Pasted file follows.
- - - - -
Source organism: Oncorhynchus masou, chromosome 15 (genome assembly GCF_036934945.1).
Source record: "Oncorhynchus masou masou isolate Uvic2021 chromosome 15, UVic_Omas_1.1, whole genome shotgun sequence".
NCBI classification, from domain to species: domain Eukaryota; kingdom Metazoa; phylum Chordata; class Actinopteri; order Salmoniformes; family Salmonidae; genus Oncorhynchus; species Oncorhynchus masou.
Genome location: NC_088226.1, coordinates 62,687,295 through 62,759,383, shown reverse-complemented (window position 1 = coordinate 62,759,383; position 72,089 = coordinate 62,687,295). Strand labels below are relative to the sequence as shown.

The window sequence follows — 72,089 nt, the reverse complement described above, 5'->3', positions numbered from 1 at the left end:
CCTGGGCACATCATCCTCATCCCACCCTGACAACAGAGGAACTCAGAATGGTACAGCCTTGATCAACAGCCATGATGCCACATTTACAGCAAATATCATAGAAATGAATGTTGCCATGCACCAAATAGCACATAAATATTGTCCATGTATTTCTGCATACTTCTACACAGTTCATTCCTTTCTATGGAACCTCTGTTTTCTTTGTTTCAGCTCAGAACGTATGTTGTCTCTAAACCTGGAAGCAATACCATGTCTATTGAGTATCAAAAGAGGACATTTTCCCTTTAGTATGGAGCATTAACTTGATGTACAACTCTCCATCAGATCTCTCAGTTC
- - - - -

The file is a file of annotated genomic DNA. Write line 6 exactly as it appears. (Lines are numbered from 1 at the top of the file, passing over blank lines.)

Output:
CCTGGGCACATCATCCTCATCCCACCCTGACAACAGAGGAACTCAGAATGGTACAGCCTTGATCAACAGCCATGATGCCACATTTACAGCAAATATCATAGAAATGAATGTTGCCATGCACCAAATAGCACATAAATATTGTCCATGTATTTCTGCATACTTCTACACAGTTCATTCCTTTCTATGGAACCTCTGTTTTCTTTGTTTCAGCTCAGAACGTATGTTGTCTCTAAACCTGGAAGCAATACCATGTCTATTGAGTATCAAAAGAGGACATTTTCCCTTTAGTATGGAGCATTAACTTGATGTACAACTCTCCATCAGATCTCTCAGTTC